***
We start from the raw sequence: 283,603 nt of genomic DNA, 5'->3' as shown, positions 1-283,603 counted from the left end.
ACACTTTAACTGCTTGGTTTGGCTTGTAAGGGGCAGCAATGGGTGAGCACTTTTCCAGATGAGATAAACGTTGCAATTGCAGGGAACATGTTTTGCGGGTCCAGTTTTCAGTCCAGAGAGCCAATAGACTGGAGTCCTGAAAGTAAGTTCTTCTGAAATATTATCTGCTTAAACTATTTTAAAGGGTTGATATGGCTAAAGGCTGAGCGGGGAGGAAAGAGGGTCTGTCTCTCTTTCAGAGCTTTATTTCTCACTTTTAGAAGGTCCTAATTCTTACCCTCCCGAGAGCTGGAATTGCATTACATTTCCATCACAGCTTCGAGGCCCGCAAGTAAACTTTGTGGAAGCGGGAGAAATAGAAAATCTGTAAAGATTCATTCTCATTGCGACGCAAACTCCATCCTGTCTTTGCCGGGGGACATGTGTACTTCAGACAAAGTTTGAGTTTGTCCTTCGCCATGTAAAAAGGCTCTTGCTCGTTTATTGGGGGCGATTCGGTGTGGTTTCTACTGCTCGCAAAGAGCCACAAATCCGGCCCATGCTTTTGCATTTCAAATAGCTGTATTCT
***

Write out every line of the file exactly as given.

We start from the raw sequence: 283,603 nt of genomic DNA, 5'->3' as shown, positions 1-283,603 counted from the left end.
ACACTTTAACTGCTTGGTTTGGCTTGTAAGGGGCAGCAATGGGTGAGCACTTTTCCAGATGAGATAAACGTTGCAATTGCAGGGAACATGTTTTGCGGGTCCAGTTTTCAGTCCAGAGAGCCAATAGACTGGAGTCCTGAAAGTAAGTTCTTCTGAAATATTATCTGCTTAAACTATTTTAAAGGGTTGATATGGCTAAAGGCTGAGCGGGGAGGAAAGAGGGTCTGTCTCTCTTTCAGAGCTTTATTTCTCACTTTTAGAAGGTCCTAATTCTTACCCTCCCGAGAGCTGGAATTGCATTACATTTCCATCACAGCTTCGAGGCCCGCAAGTAAACTTTGTGGAAGCGGGAGAAATAGAAAATCTGTAAAGATTCATTCTCATTGCGACGCAAACTCCATCCTGTCTTTGCCGGGGGACATGTGTACTTCAGACAAAGTTTGAGTTTGTCCTTCGCCATGTAAAAAGGCTCTTGCTCGTTTATTGGGGGCGATTCGGTGTGGTTTCTACTGCTCGCAAAGAGCCACAAATCCGGCCCATGCTTTTGCATTTCAAATAGCTGTATTCT